Early experience suggests that these concerns about IDR—and about an unstructured IDR process in particular—are being borne out in practice. The Government Accountability Office (GAO) recently reported the results of interviews with a range of stakeholders involved in the IDR process. GAO reported that the disputing parties it interviewed raised concerns that there was a “high degree of variability between certified IDR entities and a lack of consistency in decision-making,” consistent with the concerns outlined above.

Also consistent with these concerns, IDR volume has been ample. Drawing largely on data previously reported by the relevant agencies, GAO highlights that nearly 490,000 disputes were initiated from April 2022 through June 2023. Given expected IDR fees, this level of volume will generate hundreds of millions of dollars in fees annually. Notably, caseloads are not only large but also growing over time. While insurers and providers may ultimately gain a better idea about how IDR outcomes are determined, allowing them to more easily resolve disputes outside IDR, these data suggest that this costly learning process is far from over.

Even with these high volumes, IDR might still be preferable to other means of determining payment for out-of-network services if arbitrators’ flexibility allowed them to tailor prices to specific cases in ways that better approximated the prices in a well-functioning market. While data on IDR outcomes are not yet available, we are doubtful that this has been the case. Arbitrators’ main incentives are to minimize their costs of handling cases while also rendering decisions that are similar enough to competing arbiters (so as to remain attractive to both insurers and providers seeking an arbitrator for a future dispute). There is no reason to expect these incentives to lead arbitrators to make the “right” decisions. (This would be true even if the statute enumerated the “right” set of factors for arbitrators to consider, which it arguably did not.)

Lessons for policymakers

The experience with arbitration to date should serve as a cautionary tale for future policymaking. Should policymakers decide to regulate payment rates or contracts for other items and services, they should recognize that relying on a cumbersome and opaque process such as IDR can generate substantial—and hard to justify—administrative costs. Applied to the NSA itself, this experience suggests that there would be advantages to eliminating the IDR process and replacing it with an explicit payment standard or a requirement that facility-based clinicians contract with the same insurance plans as the facility.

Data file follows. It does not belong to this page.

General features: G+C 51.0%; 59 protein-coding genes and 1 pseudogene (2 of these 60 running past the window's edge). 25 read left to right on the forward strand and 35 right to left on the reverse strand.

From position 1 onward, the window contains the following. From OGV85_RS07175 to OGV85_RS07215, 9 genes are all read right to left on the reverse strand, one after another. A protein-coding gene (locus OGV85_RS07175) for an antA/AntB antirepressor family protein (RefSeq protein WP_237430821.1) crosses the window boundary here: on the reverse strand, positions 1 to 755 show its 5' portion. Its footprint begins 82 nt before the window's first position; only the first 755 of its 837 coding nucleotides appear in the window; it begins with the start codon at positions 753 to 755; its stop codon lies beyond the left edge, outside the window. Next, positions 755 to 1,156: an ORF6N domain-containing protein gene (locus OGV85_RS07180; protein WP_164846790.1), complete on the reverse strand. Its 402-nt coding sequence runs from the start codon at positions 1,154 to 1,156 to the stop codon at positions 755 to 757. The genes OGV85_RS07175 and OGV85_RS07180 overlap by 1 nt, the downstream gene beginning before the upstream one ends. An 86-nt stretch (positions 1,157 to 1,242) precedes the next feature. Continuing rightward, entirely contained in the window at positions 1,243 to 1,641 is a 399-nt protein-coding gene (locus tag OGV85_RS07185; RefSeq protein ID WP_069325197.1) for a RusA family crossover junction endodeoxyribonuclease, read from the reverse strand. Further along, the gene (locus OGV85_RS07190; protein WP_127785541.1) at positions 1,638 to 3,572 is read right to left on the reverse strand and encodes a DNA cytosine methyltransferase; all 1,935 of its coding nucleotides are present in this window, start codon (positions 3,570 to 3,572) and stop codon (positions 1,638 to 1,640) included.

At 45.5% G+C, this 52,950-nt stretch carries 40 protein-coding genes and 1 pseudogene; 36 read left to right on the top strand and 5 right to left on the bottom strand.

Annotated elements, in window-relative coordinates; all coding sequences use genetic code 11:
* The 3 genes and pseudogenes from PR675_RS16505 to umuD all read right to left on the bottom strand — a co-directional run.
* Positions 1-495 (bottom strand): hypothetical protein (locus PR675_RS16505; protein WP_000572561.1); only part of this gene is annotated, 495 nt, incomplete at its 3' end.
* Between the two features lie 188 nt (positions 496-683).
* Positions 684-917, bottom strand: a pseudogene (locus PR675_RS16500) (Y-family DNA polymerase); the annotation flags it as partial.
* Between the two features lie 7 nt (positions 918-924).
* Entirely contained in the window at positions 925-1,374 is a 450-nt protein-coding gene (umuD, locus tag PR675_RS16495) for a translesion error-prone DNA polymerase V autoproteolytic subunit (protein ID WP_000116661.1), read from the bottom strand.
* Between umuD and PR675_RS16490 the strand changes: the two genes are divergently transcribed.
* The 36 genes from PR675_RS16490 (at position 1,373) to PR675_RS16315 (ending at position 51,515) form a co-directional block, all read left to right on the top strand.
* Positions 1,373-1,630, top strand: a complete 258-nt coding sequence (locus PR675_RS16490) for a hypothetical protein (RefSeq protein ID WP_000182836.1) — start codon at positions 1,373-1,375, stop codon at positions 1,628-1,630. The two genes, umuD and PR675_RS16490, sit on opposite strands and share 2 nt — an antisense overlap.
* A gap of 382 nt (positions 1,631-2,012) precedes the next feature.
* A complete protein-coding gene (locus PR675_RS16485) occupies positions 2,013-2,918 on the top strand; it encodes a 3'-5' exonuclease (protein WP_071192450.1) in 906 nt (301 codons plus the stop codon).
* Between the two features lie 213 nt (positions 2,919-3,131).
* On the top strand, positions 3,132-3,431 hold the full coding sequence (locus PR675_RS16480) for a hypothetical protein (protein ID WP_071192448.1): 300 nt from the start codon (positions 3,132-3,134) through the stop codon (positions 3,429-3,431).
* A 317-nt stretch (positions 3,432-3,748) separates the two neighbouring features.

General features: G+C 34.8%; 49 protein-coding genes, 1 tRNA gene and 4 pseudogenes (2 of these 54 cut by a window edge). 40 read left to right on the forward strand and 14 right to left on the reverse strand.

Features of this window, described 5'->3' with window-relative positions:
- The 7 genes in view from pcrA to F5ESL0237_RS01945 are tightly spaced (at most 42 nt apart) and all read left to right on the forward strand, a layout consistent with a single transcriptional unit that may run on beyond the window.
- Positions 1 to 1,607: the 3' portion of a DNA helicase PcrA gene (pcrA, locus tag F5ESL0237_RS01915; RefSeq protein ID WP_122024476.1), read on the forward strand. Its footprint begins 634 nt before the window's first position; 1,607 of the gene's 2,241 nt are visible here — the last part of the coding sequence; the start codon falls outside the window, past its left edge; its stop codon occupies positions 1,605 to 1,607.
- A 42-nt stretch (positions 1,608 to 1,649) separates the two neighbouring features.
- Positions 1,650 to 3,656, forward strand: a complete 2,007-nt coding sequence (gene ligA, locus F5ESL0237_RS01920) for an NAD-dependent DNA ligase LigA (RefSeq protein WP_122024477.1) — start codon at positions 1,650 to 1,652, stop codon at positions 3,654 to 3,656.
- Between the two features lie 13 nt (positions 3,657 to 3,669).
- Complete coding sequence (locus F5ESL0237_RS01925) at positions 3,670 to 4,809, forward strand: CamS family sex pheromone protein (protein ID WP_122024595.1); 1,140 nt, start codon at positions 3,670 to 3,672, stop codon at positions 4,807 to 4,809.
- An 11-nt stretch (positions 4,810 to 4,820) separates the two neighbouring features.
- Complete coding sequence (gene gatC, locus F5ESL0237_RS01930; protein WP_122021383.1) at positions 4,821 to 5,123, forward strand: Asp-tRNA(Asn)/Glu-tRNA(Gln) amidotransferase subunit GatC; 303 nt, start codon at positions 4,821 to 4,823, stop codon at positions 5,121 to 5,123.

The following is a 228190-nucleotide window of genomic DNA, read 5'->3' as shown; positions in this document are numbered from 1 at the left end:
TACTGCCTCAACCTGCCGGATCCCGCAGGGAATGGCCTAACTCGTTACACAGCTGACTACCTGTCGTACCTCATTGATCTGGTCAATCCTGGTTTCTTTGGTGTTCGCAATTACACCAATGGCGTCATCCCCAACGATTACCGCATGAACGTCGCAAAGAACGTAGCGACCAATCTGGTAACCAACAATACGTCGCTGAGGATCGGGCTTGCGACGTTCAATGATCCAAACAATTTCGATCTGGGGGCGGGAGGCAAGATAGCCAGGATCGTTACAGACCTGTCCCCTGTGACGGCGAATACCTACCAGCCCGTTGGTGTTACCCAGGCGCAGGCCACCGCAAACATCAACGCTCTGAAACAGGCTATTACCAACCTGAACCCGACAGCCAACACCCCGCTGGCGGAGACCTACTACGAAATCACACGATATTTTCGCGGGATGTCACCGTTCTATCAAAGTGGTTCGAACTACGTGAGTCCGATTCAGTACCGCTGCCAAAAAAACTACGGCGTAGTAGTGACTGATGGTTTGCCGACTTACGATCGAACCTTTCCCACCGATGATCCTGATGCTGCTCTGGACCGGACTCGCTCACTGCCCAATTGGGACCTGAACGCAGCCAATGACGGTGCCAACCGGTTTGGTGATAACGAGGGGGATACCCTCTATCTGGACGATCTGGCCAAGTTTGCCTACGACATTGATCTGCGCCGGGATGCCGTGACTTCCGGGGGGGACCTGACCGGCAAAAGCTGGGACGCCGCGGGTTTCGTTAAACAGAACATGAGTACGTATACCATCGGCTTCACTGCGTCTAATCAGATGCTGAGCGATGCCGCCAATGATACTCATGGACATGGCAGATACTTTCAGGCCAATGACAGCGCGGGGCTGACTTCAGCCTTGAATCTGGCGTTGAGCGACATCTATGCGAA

Where policymakers do elect to rely on arbitration, experience with the NSA illustrates the potential benefits of offering clearer guidance to arbitrators, which could make it easier for parties to predict IDR outcomes and thereby reduce use of IDR. In the case of the NSA itself, this could be accomplished through issuing guidance to IDR entities that sets forth a coherent and consistent framework to translate the various factors that arbitrators are required to consider into payment decisions, similar to that in the Biden Administration’s initial interim final rule. Narrowing which factors arbitrators are supposed to consider could also help. While an altered IDR process would still retain many of the drawbacks noted above, these modifications could ameliorate some of the problems observed thus far.


  • Acknowledgements and disclosures

    The authors gratefully acknowledge helpful comments from Marta Wosińska, as well as excellent research and publishing assistance from Vani Agarwal and Caitlin Rowley.

    The Brookings Institution is financed through the support of a diverse array of foundations, corporations, governments, individuals, as well as an endowment. A list of donors can be found in our annual reports published online here. The findings, interpretations, and conclusions in this report are solely those of its author(s) and are not influenced by any donation.

  • Footnotes
    1. This second approach could have addressed instances where a patient at an in-network facility receives care from an out-of-network clinician, but a different approach would have been required to address emergency services delivered at out-of-network facilities, which are also subject to the NSA.
    2. Arbitrators’ incentives for conformity may help reduce cross-arbitrator variability in decision-making over time, which may ultimately improve predictability and thereby reduce IDR volumes, although this may take a long time.